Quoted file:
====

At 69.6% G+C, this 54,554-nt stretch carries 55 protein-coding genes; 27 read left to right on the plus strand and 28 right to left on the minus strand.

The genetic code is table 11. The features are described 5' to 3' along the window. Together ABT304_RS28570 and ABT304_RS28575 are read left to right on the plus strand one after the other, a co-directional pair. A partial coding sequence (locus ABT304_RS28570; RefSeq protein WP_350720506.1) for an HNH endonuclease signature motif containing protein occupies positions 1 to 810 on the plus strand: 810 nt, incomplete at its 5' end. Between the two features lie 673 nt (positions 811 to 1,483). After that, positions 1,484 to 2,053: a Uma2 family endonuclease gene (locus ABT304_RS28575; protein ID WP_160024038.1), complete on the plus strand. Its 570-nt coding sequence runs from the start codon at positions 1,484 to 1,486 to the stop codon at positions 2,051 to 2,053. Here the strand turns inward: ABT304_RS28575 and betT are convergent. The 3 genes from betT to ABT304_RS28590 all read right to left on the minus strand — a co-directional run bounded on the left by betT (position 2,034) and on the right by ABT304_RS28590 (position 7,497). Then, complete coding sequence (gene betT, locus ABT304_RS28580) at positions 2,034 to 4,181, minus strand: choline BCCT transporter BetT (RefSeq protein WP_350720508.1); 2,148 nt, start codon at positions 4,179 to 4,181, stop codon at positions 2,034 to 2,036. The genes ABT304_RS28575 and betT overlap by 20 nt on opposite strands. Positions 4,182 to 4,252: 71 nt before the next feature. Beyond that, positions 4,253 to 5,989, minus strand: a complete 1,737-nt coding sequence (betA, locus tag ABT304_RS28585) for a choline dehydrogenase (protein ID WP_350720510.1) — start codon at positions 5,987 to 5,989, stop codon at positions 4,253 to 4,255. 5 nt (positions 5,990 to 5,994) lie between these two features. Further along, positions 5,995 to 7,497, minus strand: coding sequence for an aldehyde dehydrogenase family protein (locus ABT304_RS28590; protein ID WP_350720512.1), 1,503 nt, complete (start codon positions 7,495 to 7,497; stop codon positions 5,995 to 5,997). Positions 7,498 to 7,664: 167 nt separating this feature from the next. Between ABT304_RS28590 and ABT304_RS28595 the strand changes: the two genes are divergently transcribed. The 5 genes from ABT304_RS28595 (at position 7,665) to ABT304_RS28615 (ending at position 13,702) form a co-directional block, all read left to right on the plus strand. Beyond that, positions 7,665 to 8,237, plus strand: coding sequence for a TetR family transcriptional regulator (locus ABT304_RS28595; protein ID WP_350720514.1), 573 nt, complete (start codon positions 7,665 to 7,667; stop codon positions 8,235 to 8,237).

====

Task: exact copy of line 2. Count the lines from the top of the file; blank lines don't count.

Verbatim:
The genetic code is table 11. The features are described 5' to 3' along the window. Together ABT304_RS28570 and ABT304_RS28575 are read left to right on the plus strand one after the other, a co-directional pair. A partial coding sequence (locus ABT304_RS28570; RefSeq protein WP_350720506.1) for an HNH endonuclease signature motif containing protein occupies positions 1 to 810 on the plus strand: 810 nt, incomplete at its 5' end. Between the two features lie 673 nt (positions 811 to 1,483). After that, positions 1,484 to 2,053: a Uma2 family endonuclease gene (locus ABT304_RS28575; protein ID WP_160024038.1), complete on the plus strand. Its 570-nt coding sequence runs from the start codon at positions 1,484 to 1,486 to the stop codon at positions 2,051 to 2,053. Here the strand turns inward: ABT304_RS28575 and betT are convergent. The 3 genes from betT to ABT304_RS28590 all read right to left on the minus strand — a co-directional run bounded on the left by betT (position 2,034) and on the right by ABT304_RS28590 (position 7,497). Then, complete coding sequence (gene betT, locus ABT304_RS28580) at positions 2,034 to 4,181, minus strand: choline BCCT transporter BetT (RefSeq protein WP_350720508.1); 2,148 nt, start codon at positions 4,179 to 4,181, stop codon at positions 2,034 to 2,036. The genes ABT304_RS28575 and betT overlap by 20 nt on opposite strands. Positions 4,182 to 4,252: 71 nt before the next feature. Beyond that, positions 4,253 to 5,989, minus strand: a complete 1,737-nt coding sequence (betA, locus tag ABT304_RS28585) for a choline dehydrogenase (protein ID WP_350720510.1) — start codon at positions 5,987 to 5,989, stop codon at positions 4,253 to 4,255. 5 nt (positions 5,990 to 5,994) lie between these two features. Further along, positions 5,995 to 7,497, minus strand: coding sequence for an aldehyde dehydrogenase family protein (locus ABT304_RS28590; protein ID WP_350720512.1), 1,503 nt, complete (start codon positions 7,495 to 7,497; stop codon positions 5,995 to 5,997). Positions 7,498 to 7,664: 167 nt separating this feature from the next. Between ABT304_RS28590 and ABT304_RS28595 the strand changes: the two genes are divergently transcribed. The 5 genes from ABT304_RS28595 (at position 7,665) to ABT304_RS28615 (ending at position 13,702) form a co-directional block, all read left to right on the plus strand. Beyond that, positions 7,665 to 8,237, plus strand: coding sequence for a TetR family transcriptional regulator (locus ABT304_RS28595; protein ID WP_350720514.1), 573 nt, complete (start codon positions 7,665 to 7,667; stop codon positions 8,235 to 8,237).